The Food and Drug Administration (FDA) is advising consumers not to consume "teas" brewed from star anise. It has come to FDA’s attention that brewed "teas" containing star anise have been associated with illnesses affecting about 40 individuals, including approximately 15 infants. The illnesses, which occurred over the last two years, ranged from serious neurological effects, such as seizures, to vomiting, jitteriness and rapid eye movement.

    Although the labeling of "teas" that contain star anise does not make claims for the product, FDA understands that these products are popularly believed to help against colic in infants. FDA is unaware of scientific evidence to support benefits from "teas" brewed from star anise. Given that fact, consumers should not use them or give them to infants and children.

    FDA has not yet identified the specific type of star anise associated with the illnesses. For this reason, the agency is issuing this advisory as an interim measure while it continues to gather additional information, including that from some European countries that have reported similar outbreaks of seizures in individuals who have consumed tea brewed from star anise.

    "One of FDA’s highest priorities is to make sure that consumers have accurate information about the products FDA regulates," said FDA Commissioner Mark B. McClellan. "This case illustrates that FDA will take action to protect consumers against products that may pose health risks."

    FDA is concerned that commonly available Chinese star anise (Illicium verum), a product considered by FDA to be generally recognized as safe (GRAS), may contain Japanese star anise (Illicium anisatum), which has long been recognized as toxic in many countries and which should be used for decorative purposes only. At this time, FDA cannot determine if the star anise associated with the illnesses was associated with Japanese star anise or a mixture of Chinese and Japanese star anise.

    Japanese star anise in its dried or processed form cannot be distinguished from Chinese star anise through visual examination. Therefore, FDA is evaluating chemical analytical methods that will differentiate between the two species of star anise. Until FDA is able to differentiate between Japanese and Chinese star anise, it is advising the public not to consume "tea" brewed from any star anise. As part of its ongoing efforts to protect consumers from unsafe products, FDA will monitor imports of star anise entering the United States from various countries to ensure that any imports of Japanese star anise are not labeled or otherwise indicated for use as a food.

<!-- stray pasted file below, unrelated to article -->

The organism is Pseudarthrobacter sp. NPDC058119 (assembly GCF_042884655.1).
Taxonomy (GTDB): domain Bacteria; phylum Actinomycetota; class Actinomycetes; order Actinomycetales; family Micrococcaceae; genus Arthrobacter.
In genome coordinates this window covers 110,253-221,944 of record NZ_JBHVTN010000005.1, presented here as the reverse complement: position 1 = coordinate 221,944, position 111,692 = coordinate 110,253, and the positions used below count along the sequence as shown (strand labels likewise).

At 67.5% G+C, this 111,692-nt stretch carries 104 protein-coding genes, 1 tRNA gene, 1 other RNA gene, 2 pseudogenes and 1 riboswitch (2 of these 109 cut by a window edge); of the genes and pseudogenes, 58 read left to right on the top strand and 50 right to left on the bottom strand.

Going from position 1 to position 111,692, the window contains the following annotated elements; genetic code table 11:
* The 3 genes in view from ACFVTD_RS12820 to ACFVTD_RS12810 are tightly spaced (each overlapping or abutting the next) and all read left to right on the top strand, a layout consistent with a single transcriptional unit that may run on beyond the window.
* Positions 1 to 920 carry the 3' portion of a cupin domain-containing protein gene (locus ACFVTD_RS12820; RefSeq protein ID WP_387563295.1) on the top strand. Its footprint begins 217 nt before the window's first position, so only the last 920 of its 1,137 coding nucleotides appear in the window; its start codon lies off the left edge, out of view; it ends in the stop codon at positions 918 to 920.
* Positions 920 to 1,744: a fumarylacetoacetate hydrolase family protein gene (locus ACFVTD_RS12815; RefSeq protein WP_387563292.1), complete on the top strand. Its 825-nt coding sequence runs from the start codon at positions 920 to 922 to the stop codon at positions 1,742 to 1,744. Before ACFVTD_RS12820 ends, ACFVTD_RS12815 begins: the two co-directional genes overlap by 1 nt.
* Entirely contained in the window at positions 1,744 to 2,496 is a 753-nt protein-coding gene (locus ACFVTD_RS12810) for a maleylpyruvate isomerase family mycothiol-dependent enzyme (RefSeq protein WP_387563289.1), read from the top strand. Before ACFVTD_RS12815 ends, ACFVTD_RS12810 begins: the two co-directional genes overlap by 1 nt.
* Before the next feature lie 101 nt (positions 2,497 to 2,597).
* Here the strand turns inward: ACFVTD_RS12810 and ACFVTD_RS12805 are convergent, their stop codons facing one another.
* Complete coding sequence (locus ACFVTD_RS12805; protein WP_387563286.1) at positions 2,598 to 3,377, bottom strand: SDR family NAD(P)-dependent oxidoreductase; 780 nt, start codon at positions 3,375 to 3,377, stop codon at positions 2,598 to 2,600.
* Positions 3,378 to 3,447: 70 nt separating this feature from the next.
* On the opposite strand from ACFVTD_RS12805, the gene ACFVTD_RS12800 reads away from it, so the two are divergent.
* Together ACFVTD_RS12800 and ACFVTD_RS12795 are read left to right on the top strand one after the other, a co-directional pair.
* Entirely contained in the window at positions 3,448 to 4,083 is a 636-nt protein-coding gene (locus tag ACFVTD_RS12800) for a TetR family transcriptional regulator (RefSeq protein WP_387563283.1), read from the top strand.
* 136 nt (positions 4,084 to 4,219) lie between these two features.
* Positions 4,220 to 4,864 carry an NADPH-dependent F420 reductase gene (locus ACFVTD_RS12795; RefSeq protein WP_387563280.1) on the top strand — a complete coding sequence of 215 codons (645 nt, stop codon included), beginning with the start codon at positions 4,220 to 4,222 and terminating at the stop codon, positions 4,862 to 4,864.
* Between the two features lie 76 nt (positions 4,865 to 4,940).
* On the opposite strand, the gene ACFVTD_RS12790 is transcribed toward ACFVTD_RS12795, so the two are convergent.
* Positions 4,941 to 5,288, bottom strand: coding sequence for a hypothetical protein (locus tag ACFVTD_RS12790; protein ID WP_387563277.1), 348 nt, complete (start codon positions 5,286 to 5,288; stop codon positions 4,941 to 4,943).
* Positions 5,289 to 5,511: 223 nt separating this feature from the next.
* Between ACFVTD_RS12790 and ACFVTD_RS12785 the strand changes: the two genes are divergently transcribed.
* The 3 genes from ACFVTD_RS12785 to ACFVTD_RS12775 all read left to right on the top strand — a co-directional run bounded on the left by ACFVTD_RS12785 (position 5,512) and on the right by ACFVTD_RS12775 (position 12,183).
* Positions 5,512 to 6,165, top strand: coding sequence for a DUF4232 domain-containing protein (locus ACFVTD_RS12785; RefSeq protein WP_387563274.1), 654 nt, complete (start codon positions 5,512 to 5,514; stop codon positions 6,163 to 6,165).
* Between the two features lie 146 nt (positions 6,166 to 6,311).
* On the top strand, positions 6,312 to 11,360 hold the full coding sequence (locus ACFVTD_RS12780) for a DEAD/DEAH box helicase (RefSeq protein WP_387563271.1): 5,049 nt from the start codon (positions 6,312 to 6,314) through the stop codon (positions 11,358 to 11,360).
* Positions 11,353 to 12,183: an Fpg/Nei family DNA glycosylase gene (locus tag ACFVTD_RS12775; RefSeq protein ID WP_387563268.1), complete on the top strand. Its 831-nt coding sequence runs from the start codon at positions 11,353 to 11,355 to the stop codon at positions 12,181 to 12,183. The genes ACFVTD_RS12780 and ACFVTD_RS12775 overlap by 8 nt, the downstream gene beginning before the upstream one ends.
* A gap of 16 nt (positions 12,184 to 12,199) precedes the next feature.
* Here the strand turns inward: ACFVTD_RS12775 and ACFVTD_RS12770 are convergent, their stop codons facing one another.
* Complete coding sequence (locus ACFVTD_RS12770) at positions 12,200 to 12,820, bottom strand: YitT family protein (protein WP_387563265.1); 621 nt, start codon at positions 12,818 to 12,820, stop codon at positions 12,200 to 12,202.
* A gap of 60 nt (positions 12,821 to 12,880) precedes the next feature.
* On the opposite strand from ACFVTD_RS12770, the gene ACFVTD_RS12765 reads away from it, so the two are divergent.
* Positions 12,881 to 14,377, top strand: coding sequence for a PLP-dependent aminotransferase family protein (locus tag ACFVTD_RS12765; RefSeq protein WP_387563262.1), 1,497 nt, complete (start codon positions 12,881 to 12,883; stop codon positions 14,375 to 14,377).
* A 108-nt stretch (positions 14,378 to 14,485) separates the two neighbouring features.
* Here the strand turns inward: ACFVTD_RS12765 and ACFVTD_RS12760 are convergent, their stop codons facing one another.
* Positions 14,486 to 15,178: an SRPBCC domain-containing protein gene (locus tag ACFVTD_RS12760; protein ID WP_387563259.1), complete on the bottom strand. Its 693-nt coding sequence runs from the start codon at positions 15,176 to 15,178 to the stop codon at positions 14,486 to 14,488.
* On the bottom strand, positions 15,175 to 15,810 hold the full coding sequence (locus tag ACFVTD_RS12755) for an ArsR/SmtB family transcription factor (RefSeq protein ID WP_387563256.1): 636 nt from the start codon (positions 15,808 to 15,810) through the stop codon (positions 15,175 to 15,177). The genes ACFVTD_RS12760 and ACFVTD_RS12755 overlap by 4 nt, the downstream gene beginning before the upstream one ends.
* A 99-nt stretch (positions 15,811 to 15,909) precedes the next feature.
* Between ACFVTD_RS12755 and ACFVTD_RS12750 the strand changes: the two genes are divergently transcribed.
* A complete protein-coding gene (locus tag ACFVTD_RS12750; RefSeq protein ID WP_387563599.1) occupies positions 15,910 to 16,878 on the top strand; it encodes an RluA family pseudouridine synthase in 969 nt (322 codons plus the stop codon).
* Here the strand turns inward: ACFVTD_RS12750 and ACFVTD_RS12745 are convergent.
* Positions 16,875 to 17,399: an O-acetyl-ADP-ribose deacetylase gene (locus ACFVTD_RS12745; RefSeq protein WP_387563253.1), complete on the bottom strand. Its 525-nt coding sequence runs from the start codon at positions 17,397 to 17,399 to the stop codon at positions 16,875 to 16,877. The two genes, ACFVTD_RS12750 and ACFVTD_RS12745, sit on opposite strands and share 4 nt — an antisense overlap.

FDA considers Chinese star anise to be GRAS when used as a spice or flavoring; Japanese star anise is not GRAS. GRAS status means that a food substance is considered by qualified experts to be safe for is intended use. Safety must be adequately shown through scientific procedures and/or experience based on a common history of use in food, depending on the substance.

    The initial reported illnesses were identified retrospectively through a record review after a resident physician from Miami Children’s Hospital treating an infant with seizures associated with the ingestion of a star anise-containing tea reported his findings to the Florida Poison Information Center (FPIC). FPIC then reported the findings to the FDA.
    All the affected individuals, including infants, involved in these reported cases recovered without complications.

    FDA has since learned of similar reports from Florida, Illinois, New Jersey, Texas, and Washington as well as the Netherlands, France, and Spain.

    As a public health agency, FDA is committed to protecting and advancing the public health. FDA is therefore exploring what additional actions it can take to protect consumers from the risks from products containing Japanese star anise.

REF: FDA News, September 10, 2003

FDA Announces Plans to Enforce FQPA Tolerances

    FDA has released draft guidance on how it plans to enforce pesticide tolerances shortly after EPA has changed them through FQPA-mandated reassessment process. If FDA finds a food containing a pesticide at a level that was previously allowed but has since been prohibited, the party responsible for the food must demonstrate that the residue is the result of a lawful pesticide application or use that occurred before tolerance changes became effective to avoid enforcement action, the administration said in its draft guidance.

    FDA is not asking companies to maintain a specific set of documents to support those claims. Instead, it will be up to the firm to determine how it will document that the food was packed or processed during acceptable timeframes. FDA suggests that companies use information associated with packing codes and batch and inventory records.

    This enforcement approach will apply to both domestic and imported food. Normally, foods containing illegal pesticides or residue levels are found by FDA to be in violation of the law. But FFDCA Sec. 408 (1)(5) exempts such food from enforcement as long as the pesticide in question was applied in a lawful manner; the residue doesn’t exceed the previously set level; and EPA hasn’t determined that consumption of the food poses unreasonable dietary risk.

    Companies will be given an opportunity to show FDA that a formerly approved residue is the result of legal application through the date by which the administration anticipates that such a product would remain in the channels of trade. That date is termed the “showing date.” For example, FDA sad that “for certain processed foods, i.e. frozen, dried, and canned foods, this date will generally be four years from the time the treated crop is harvested” because that is the length of time such food is expected to move through the marketplace. After that, FDA will assume that a company can’t show that an illegal residue is the result of a lawful application or use and initiate enforcement action. Companies will have an opportunity to challenge that assumption.